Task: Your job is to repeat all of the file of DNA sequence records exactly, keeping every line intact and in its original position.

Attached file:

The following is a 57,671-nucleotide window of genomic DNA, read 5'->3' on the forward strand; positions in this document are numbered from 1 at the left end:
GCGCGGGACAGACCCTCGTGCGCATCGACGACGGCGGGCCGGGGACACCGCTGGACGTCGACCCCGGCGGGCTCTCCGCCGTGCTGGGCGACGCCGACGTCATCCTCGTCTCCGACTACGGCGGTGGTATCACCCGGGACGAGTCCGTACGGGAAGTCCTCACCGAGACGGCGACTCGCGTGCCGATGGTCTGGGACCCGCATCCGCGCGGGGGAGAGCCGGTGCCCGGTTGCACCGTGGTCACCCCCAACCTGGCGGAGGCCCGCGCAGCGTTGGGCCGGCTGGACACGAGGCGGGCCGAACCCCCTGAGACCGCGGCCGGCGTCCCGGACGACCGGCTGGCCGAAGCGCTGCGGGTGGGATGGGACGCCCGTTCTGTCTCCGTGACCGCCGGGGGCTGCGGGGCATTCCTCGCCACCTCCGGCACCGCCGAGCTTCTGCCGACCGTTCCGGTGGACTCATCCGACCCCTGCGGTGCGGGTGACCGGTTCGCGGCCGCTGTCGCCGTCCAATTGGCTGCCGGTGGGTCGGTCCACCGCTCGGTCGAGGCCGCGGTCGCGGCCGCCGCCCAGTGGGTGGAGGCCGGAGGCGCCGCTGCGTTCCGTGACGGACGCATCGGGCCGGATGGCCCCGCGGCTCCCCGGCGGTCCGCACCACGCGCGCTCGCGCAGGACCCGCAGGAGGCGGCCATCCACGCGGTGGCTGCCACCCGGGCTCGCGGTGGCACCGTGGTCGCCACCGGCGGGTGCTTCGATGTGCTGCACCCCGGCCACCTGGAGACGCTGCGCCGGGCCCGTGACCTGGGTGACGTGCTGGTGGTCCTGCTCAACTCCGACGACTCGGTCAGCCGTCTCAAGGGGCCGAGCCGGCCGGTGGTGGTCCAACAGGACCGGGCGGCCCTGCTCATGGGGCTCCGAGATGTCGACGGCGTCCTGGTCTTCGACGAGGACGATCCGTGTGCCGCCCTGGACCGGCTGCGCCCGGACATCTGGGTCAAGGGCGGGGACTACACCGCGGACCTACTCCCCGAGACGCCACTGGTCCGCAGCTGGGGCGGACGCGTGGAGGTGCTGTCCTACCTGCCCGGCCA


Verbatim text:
The following is a 57,671-nucleotide window of genomic DNA, read 5'->3' on the forward strand; positions in this document are numbered from 1 at the left end:
GCGCGGGACAGACCCTCGTGCGCATCGACGACGGCGGGCCGGGGACACCGCTGGACGTCGACCCCGGCGGGCTCTCCGCCGTGCTGGGCGACGCCGACGTCATCCTCGTCTCCGACTACGGCGGTGGTATCACCCGGGACGAGTCCGTACGGGAAGTCCTCACCGAGACGGCGACTCGCGTGCCGATGGTCTGGGACCCGCATCCGCGCGGGGGAGAGCCGGTGCCCGGTTGCACCGTGGTCACCCCCAACCTGGCGGAGGCCCGCGCAGCGTTGGGCCGGCTGGACACGAGGCGGGCCGAACCCCCTGAGACCGCGGCCGGCGTCCCGGACGACCGGCTGGCCGAAGCGCTGCGGGTGGGATGGGACGCCCGTTCTGTCTCCGTGACCGCCGGGGGCTGCGGGGCATTCCTCGCCACCTCCGGCACCGCCGAGCTTCTGCCGACCGTTCCGGTGGACTCATCCGACCCCTGCGGTGCGGGTGACCGGTTCGCGGCCGCTGTCGCCGTCCAATTGGCTGCCGGTGGGTCGGTCCACCGCTCGGTCGAGGCCGCGGTCGCGGCCGCCGCCCAGTGGGTGGAGGCCGGAGGCGCCGCTGCGTTCCGTGACGGACGCATCGGGCCGGATGGCCCCGCGGCTCCCCGGCGGTCCGCACCACGCGCGCTCGCGCAGGACCCGCAGGAGGCGGCCATCCACGCGGTGGCTGCCACCCGGGCTCGCGGTGGCACCGTGGTCGCCACCGGCGGGTGCTTCGATGTGCTGCACCCCGGCCACCTGGAGACGCTGCGCCGGGCCCGTGACCTGGGTGACGTGCTGGTGGTCCTGCTCAACTCCGACGACTCGGTCAGCCGTCTCAAGGGGCCGAGCCGGCCGGTGGTGGTCCAACAGGACCGGGCGGCCCTGCTCATGGGGCTCCGAGATGTCGACGGCGTCCTGGTCTTCGACGAGGACGATCCGTGTGCCGCCCTGGACCGGCTGCGCCCGGACATCTGGGTCAAGGGCGGGGACTACACCGCGGACCTACTCCCCGAGACGCCACTGGTCCGCAGCTGGGGCGGACGCGTGGAGGTGCTGTCCTACCTGCCCGGCCA